How can the UK guarantee a fair tax deal for Malawi?

The country's colonial era tax treaty is currently being renegotiated

out of use ambulance at Rumphi District Hospital

 

“I am angry, really really angry that there are big companies coming to Malawi and not paying tax here. I don’t know how they sleep at night. I don’t know their conscience.”

Those are the words of Bubbily Silingwe, 22, a student in Lilongwe. She is furious that UK companies are able to work in Malawi, yet could be paying barely any tax because of a 60 year old tax treaty.

ActionAid’s ‘Mistreated’  report revealed how the UK’s global network of tax treaties facilitates so-called ‘aggressive tax planning by multinational corporations and deprives the world’s most impoverished communities of vital revenues.

Malawi, the poorest country in the world with a GDP per person of just $255 per year, is particularly badly affected. The colonial-era UK-Malawi tax treaty makes it possible for UK companies operating there to avoid paying their fair share of tax.

The tax treaty is so old that it was signed by the British Governor on behalf of the British colonies of Southern Rhodesia, Northern Rhodesia and Nyasaland.

It is so out of date that not only does it not deal with the taxing of digital goods, it does not even cover the taxing of TV-related products.

More importantly it stops Malawi collecting ‘withholding taxes’. This means big British companies could cut their tax bill in Malawi by sending money to the UK through untaxed management fees and dividends.

That money is desperately needed to pay for public services. Schools and hospitals don’t have the money to pay staff, buy medicine or books, or even to fix the roof.

When it’s hard to get an education it is girls who lose the most, and when healthcare is unavailable it is women who are most at risk – so there is a clear gender equality dimension to this problem too.

But thanks to public support for ActionAid and the Malawian National Tax Justice Platform’s campaign for a better deal for Malawi,  the UK government has confirmed this unfair treaty is being renegotiated.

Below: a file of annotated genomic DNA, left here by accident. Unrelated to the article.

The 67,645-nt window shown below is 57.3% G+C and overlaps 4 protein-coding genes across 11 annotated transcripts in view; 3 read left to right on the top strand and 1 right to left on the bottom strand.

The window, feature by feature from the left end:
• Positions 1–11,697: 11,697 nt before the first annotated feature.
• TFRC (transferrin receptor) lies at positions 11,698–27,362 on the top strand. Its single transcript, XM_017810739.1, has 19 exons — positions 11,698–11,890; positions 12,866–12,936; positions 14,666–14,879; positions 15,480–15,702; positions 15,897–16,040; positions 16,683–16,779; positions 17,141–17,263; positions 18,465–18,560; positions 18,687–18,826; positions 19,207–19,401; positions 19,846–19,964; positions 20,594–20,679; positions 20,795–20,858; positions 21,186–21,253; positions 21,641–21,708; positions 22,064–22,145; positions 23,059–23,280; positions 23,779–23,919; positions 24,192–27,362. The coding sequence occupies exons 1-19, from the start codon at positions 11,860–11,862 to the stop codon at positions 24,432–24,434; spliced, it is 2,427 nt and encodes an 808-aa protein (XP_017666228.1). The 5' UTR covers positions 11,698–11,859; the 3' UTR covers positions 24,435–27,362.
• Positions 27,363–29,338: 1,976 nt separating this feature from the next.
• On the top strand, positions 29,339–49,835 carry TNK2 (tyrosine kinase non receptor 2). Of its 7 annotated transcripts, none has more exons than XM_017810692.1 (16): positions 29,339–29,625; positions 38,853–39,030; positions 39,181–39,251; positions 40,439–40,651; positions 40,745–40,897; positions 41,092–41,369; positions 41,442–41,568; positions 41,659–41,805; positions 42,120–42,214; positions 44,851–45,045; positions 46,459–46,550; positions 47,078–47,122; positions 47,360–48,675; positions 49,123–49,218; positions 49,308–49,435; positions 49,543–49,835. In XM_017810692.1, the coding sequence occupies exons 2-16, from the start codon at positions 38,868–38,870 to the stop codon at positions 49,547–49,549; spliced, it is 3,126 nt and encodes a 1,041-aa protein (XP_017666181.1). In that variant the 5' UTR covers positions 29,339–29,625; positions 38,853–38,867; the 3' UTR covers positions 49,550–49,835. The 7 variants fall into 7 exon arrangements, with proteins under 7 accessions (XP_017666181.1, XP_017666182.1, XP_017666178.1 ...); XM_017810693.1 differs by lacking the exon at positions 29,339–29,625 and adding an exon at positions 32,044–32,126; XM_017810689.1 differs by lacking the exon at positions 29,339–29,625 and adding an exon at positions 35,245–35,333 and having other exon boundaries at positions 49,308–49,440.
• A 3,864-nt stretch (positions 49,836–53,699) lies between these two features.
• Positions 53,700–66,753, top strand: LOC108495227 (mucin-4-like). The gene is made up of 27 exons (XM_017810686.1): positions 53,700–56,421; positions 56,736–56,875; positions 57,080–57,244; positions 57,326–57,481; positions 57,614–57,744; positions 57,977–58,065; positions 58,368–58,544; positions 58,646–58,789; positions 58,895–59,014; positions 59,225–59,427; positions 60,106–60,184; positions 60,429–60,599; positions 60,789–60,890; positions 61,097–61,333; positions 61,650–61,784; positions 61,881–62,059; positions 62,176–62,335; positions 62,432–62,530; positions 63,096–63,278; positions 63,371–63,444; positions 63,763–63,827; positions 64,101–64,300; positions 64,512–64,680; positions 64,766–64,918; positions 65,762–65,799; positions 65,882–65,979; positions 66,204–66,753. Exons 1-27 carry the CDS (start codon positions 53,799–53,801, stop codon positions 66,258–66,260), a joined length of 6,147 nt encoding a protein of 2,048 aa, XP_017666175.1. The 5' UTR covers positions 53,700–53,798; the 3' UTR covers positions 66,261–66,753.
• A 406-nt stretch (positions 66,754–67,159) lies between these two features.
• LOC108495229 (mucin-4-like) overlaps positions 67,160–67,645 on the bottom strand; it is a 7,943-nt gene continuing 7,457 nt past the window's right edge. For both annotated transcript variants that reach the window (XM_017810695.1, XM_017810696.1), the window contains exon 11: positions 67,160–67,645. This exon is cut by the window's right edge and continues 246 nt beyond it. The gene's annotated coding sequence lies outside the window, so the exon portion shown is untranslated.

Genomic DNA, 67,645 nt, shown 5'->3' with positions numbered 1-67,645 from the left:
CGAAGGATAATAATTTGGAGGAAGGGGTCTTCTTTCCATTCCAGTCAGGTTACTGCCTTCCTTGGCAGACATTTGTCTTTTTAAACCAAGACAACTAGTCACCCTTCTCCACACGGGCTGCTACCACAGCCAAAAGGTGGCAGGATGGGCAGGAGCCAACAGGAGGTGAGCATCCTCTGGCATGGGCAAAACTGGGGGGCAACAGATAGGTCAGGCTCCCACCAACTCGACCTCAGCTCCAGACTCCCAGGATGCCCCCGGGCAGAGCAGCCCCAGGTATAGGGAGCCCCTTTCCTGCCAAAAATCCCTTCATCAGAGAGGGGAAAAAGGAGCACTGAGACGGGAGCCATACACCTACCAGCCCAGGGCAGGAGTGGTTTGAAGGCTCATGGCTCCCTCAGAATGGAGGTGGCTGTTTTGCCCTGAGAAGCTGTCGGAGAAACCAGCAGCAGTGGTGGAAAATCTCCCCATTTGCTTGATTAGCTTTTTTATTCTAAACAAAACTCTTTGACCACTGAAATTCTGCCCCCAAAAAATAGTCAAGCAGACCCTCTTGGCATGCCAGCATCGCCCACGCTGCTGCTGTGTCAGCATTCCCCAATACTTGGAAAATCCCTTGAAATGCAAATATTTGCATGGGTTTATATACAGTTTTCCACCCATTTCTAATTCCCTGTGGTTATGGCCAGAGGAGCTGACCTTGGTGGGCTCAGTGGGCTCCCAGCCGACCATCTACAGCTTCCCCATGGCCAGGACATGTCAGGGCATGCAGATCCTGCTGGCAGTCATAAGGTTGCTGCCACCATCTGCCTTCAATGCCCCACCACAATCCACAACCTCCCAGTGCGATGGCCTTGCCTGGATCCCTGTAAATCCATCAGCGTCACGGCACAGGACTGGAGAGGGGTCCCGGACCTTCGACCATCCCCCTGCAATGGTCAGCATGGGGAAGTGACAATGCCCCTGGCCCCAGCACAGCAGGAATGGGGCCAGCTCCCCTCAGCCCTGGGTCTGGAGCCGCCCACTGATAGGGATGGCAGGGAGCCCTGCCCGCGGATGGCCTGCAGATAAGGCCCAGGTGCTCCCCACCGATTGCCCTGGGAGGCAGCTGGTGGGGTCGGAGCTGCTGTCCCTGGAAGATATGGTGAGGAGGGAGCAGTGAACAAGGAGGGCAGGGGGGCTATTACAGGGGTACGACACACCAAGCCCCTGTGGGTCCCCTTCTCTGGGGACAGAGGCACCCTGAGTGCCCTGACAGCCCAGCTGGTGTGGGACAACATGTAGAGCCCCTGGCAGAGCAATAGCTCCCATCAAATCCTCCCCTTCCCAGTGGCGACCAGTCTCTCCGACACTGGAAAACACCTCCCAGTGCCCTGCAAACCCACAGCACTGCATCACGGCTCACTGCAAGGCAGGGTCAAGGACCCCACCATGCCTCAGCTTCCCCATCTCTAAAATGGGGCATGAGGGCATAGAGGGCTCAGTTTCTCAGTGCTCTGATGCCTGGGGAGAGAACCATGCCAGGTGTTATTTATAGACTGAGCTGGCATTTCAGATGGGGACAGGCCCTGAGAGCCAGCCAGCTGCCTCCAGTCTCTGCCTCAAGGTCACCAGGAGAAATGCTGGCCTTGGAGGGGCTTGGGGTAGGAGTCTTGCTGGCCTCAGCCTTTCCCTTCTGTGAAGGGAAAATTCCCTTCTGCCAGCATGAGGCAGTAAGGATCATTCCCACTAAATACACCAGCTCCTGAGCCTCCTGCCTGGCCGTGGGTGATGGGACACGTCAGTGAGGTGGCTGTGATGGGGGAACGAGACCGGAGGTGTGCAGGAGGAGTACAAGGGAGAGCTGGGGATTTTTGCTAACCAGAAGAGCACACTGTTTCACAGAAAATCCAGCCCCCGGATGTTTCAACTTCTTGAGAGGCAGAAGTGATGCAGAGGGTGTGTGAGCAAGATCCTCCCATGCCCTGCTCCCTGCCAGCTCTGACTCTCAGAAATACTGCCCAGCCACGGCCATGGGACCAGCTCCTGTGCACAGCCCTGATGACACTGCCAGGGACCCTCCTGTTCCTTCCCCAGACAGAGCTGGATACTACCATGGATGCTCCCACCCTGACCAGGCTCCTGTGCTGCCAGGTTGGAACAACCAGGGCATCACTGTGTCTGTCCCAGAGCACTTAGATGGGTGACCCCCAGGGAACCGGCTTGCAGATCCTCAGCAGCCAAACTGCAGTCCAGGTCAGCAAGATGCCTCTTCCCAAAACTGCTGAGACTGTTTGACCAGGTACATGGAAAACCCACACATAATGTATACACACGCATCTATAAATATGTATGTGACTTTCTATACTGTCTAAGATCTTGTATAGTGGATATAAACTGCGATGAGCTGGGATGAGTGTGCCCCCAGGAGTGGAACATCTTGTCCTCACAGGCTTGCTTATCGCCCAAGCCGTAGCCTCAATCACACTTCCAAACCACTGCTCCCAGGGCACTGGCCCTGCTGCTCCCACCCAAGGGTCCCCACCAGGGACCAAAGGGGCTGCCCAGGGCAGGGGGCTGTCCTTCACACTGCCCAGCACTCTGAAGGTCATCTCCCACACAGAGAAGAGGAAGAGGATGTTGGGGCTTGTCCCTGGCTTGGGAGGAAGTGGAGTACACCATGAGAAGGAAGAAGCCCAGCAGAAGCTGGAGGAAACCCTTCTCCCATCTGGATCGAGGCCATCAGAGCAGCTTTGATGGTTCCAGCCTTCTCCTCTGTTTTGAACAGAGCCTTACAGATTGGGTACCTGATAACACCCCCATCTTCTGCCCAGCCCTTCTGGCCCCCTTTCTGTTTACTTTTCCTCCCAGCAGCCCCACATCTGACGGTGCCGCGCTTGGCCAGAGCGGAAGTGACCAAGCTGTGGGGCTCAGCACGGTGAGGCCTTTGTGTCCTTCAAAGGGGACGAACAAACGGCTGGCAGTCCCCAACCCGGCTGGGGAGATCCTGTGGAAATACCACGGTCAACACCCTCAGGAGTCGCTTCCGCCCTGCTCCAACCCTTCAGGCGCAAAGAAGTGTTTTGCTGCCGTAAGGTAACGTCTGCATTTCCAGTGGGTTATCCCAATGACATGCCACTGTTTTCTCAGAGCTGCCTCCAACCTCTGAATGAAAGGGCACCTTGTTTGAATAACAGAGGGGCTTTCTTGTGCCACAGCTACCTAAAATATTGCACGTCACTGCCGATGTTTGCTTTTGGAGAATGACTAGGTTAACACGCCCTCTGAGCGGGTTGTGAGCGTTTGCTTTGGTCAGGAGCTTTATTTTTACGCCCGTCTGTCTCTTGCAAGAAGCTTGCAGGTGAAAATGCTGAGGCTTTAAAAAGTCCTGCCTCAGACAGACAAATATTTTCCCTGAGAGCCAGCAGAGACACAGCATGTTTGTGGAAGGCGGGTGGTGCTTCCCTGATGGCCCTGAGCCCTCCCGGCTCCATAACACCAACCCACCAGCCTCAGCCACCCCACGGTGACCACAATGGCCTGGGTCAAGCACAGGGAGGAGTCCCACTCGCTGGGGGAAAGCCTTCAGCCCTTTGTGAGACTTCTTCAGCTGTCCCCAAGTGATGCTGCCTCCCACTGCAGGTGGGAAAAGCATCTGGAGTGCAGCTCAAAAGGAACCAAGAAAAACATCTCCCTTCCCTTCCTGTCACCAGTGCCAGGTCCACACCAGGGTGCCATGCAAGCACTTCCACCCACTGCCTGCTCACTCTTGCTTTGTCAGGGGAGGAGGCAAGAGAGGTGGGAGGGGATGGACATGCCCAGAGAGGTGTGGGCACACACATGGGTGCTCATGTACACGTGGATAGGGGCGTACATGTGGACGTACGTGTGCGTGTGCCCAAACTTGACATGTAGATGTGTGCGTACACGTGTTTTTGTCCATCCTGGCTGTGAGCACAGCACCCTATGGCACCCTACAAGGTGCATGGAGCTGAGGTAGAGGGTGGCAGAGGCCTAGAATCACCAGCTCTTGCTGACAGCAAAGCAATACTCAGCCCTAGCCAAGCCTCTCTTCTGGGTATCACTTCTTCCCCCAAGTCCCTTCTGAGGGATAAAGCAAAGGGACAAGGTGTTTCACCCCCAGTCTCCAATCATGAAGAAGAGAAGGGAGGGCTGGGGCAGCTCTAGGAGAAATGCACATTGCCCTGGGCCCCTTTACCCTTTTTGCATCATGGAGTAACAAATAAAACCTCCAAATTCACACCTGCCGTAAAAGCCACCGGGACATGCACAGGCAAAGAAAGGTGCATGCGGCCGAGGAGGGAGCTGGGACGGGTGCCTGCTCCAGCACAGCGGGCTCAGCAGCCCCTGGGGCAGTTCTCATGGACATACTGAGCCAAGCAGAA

This is good news. But it’s vital that the new treaty is much fairer than the old one. A new treaty which is still a bad deal for Malawi is not good enough.

A fair treaty would set an important benchmark for the numerous other UK treaties which unfairly disadvantage poorer countries.

What should a new treaty look like?

UK companies had investments worth US$157 million in Malawi in 2010, making the UK the third largest investor in the country after Switzerland and South Africa.

ActionAid believes we need three things to get a fair treaty for Malawi:

  1. The treaty negotiation must be transparentthe UK and Malawian Governments must publish the details of the treaty and the impact of the treaty on the people of Malawi should be assessed by experts.
  1. Prevent treaty shopping which could deprive Malawi of tax revenue – the new treaty must contain strong and effective anti-abuse clauses to stop companies using it to avoid tax.
  1. Malawi must have the ability to tax UK companies – Malawi must be able to fairly tax money being sent out of the country and have more power to tax UK companies operating there:
  1. a)    Withholding tax – power to levy withholding tax on outwards payments such as as interest, dividend and management fee payments.  
  2. b)   Capital gains tax – the power to tax gains made by UK corporations on valuable infrastructure and when they sell shares in local companies.

Tax treaties ties the hands of governments and helps make it possible for big companies to pay minimal amounts of tax in poor countries.

Malawi has a unique chance to secure a fairer treaty. The UK government must honour its pledges to tackle tax avoidance and negotiate a fairer deal.

By securing a better treaty there is an opportunity to ensure all future treaties take account of their impact on poorer countries and the people who live there.

Making tax fair is a huge job. But this could be a vital step forward.

Charlie Matthews is tax justice advocacy adviser at ActionAid

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